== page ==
Recently I created an encrypted filesystem (crypto_LUKS) that serves as $HOME for just one particular user (i.e. I mount it as /home/pduck). I also added an appropriate entry in /etc/security/pam_mount.conf.xml so that the partition gets automatically decrypted and mounted when the user logs in (and unmounted when he logs off). Works great.

Because the $HOME is a filesystem on its own, the user has a lost+found directory owned by root:root in it. I know that deleting the directory is a bad idea but many commands (e.g. find) complain about having no access. That annoys me.

Out of curiosity I removed the directory and recreated it with mklost+found (without sudo). Now the directory is owned by pduck:pduck. Is that ok or is it crucial that the directory is owned by root:root?

  • Not all file systems have a lost+found directory. Ext4 does, XFS doesn’t, for example. – jornane Jan 27 '19 at 20:24
  • Not an answer, but you could just create a script or alias for find (preferably with a different name) that starts with a 2>/dev/null which silences those error messages. If you put it at the beginning, then it won't interfere with whatever arguments you want to pass to find in each invocation. – Joe Jan 31 '19 at 12:55

Good advice comes with a rationale so that you can tell when it becomes bad advice.

The purpose of lost+found being owned by root is so that no matter whose file it was that was lost it's not suddenly exposed to everybody. However, in this case, there shouldn't be a single file in the entire filesystem* not owned by pduck; therefore there is no downside to lost+found not being owned by pduck.

*barring exotic situations like pduck suing to root and running an X application. But if pduck can use sudo or su than we're talking about nothing because pduck can break system security outright.


lost+found is a system directory, and I avoid tampering with the ownership and permissions of system directories and files.

There are other directories (and files), that make find complain, unless I elevate the permissions of the command line, so I suggest that you use

sudo find ...

and leave lost+found as it {is/should be}.

  • 2
    Yes, so thought I, but OTOH there is that mklost+found command to create it and it creates it with my ownership. Maybe it's just a horribly written command that doesn't check for $UID!=0 ;-) Also, I don't like the idea of being forced (more or less) to use sudo in my very own $HOME. – PerlDuck Jan 27 '19 at 14:08
  • lost+found is very old, I think from early UNIX days, and I don't really know when it is used nowadays. But I think it is a good general policy to avoid tampering with the ownership and permissions of system directories and files (unless you really know what can happen behind the scene). – sudodus Jan 27 '19 at 14:12
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    Doesn't fsck put files in there when it encounters "lost" files? The idea is that fsck already has a place to put the files into (instead of first creating one). Note that lost+found occupies more space (16384 bytes) than an ordinary empty directory (4096 bytes). – PerlDuck Jan 27 '19 at 14:16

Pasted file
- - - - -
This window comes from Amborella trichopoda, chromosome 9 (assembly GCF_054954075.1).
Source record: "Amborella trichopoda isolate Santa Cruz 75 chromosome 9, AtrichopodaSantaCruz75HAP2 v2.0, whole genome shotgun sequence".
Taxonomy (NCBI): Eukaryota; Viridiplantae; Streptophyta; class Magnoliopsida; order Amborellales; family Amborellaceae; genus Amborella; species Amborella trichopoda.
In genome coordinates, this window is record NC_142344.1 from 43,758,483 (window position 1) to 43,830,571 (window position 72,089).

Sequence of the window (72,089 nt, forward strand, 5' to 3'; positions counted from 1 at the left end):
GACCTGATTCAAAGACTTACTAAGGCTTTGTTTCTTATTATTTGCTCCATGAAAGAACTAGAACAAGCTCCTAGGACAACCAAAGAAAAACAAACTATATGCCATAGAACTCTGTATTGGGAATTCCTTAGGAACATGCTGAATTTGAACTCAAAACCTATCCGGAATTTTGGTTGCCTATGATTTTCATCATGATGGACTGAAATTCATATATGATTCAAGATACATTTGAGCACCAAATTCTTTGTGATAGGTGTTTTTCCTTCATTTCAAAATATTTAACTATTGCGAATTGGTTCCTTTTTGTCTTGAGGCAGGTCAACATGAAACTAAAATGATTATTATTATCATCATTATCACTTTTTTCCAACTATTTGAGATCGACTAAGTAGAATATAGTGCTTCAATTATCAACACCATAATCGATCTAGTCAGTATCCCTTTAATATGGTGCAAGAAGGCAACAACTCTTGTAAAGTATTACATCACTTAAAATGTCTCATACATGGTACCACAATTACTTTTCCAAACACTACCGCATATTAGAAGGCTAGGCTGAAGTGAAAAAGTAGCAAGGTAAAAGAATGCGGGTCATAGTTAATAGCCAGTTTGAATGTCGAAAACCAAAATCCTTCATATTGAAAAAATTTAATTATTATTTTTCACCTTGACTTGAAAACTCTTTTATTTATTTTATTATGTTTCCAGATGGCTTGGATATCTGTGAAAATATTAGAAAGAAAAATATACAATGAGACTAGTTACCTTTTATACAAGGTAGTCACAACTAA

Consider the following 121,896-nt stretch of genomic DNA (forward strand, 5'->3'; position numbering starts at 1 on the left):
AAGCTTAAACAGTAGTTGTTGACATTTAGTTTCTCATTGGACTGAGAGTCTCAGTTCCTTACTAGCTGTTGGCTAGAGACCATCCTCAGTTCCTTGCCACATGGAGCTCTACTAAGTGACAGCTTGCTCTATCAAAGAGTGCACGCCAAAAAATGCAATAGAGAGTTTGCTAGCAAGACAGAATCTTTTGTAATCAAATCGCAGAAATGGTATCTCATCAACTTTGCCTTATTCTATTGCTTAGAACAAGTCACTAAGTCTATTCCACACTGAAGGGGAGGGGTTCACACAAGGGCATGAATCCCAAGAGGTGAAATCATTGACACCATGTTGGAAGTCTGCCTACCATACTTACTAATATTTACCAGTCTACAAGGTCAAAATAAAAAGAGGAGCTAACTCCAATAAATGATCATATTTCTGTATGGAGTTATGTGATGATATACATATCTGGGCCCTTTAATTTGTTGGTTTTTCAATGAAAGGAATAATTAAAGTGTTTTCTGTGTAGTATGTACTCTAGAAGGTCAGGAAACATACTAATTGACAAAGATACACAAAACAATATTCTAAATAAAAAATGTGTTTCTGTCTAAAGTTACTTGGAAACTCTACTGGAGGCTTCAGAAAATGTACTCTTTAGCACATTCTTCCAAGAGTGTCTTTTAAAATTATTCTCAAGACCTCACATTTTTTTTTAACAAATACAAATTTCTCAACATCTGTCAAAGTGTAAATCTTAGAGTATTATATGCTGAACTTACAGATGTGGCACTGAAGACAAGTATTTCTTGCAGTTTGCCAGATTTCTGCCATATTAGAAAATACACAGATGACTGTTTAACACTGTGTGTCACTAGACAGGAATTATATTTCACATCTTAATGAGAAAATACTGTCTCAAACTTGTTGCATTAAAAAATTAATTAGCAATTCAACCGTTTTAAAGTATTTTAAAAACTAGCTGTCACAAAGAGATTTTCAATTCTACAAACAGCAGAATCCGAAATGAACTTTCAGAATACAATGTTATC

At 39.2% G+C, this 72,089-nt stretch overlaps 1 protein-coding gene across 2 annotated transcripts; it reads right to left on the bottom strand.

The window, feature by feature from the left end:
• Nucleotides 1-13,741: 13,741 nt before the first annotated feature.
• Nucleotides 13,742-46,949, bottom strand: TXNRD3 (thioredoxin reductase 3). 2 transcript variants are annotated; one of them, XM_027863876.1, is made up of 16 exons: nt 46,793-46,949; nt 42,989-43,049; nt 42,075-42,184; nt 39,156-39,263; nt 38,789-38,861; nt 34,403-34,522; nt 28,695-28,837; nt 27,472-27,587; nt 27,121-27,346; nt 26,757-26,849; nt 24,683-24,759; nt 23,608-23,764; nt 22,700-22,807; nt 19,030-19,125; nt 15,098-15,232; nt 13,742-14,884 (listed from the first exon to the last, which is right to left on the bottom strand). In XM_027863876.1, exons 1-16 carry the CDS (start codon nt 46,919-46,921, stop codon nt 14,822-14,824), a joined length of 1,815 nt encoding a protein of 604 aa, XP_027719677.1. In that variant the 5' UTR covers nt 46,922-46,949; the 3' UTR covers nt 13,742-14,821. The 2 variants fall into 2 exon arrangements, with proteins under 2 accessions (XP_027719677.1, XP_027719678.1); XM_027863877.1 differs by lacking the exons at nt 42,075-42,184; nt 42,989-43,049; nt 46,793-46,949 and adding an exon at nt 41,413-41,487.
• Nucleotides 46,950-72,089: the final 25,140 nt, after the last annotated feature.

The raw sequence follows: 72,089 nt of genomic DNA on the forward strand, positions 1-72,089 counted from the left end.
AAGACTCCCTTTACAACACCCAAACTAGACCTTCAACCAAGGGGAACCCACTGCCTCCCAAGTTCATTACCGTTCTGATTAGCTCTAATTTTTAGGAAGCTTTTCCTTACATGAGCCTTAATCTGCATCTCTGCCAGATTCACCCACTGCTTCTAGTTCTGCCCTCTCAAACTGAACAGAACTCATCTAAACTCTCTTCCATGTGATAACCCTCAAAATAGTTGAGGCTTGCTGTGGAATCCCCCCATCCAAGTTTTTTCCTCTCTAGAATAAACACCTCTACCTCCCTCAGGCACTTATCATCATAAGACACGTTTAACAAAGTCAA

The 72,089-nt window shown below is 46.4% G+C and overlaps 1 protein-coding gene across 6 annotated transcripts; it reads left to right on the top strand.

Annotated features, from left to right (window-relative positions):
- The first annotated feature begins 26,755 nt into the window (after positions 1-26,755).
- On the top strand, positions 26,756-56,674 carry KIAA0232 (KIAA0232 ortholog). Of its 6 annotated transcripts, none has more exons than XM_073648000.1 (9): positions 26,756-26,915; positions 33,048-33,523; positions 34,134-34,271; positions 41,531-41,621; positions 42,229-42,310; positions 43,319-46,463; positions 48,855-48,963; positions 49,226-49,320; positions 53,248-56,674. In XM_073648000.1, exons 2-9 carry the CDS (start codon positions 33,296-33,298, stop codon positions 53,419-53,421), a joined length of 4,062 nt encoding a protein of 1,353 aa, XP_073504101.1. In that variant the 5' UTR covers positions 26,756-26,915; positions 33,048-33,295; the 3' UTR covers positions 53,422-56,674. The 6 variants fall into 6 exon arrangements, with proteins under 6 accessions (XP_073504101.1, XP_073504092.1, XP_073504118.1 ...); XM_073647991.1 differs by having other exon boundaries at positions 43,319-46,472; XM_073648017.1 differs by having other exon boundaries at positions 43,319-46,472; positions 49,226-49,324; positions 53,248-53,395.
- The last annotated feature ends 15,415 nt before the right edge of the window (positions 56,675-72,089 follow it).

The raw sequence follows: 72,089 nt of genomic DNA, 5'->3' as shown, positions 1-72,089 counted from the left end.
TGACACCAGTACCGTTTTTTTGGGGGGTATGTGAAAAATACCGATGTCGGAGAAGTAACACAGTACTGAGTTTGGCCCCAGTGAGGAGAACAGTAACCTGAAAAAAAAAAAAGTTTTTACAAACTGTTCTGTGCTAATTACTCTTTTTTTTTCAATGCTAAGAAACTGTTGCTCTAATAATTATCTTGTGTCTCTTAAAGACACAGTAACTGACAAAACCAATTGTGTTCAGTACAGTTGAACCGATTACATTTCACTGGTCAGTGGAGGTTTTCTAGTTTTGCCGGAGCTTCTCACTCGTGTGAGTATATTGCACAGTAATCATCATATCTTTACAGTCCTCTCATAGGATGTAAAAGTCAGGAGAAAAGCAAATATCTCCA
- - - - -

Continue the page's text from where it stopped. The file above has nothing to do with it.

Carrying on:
• Yes, at least that was the original purpose (similar to what chkdsk did with lost files in MSDOS), but I have seldom if ever seen any data there in linux. Maybe journaling can restore the files to where they were before, so they need not go to lost+found. -- By the way, I have a lost+found directory in /home, but not in my home directory /home/sudodus, so it does not bother me there. – sudodus Jan 27 '19 at 14:26
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    I agree. And in /home I have another l+f (doesn't bother me either) because /home and /home/pduck are separate partitions on my machine. The latter is encrypted, the former is not. However, when it annoys me too much, I can mount my $HOME somewhere else and bind-mount it to my actual $HOME (like I outlined here, for example) to completely get rid of l+f in my $HOME. /// I'll delete my comments in a couple of minutes/hours to avoid that "extended discussion … move to chat" alert. – PerlDuck Jan 27 '19 at 14:37

There is nothing really magical about the lost+found directory. It's just a plain directory just like any other and is only used to hold lost files/directories found during a fsck after a system crash or filesystem corruption.

It's created during mkfs when the file system is created and is normally empty. The only reason for the default permissions is to avoid sensitive files from becoming visible to regular users if they are found and recovered during an fsck. In the modern era it's rare to see files get lost and put into that folder.

If it's removed, I believe fsck will recreate it as needed if there happens to be any files that need to be put into there. Since this is a file system for one user and his data alone with no need to keep the data hidden from prying eyes, I see no reason that the permissions couldn't be changed to, say, 755 to prevent find from complaining or changing it's ownership. It's possible that fsck might reset it's permissions during a recovery process, but that's a rare event on a modern file system unless there's serious hardware failure.

As for just removing it, I believe all of the paranoia around that is based on the fact it's best to have fsck do at little as possible to recover data, but I don't think it really matters much in practice.

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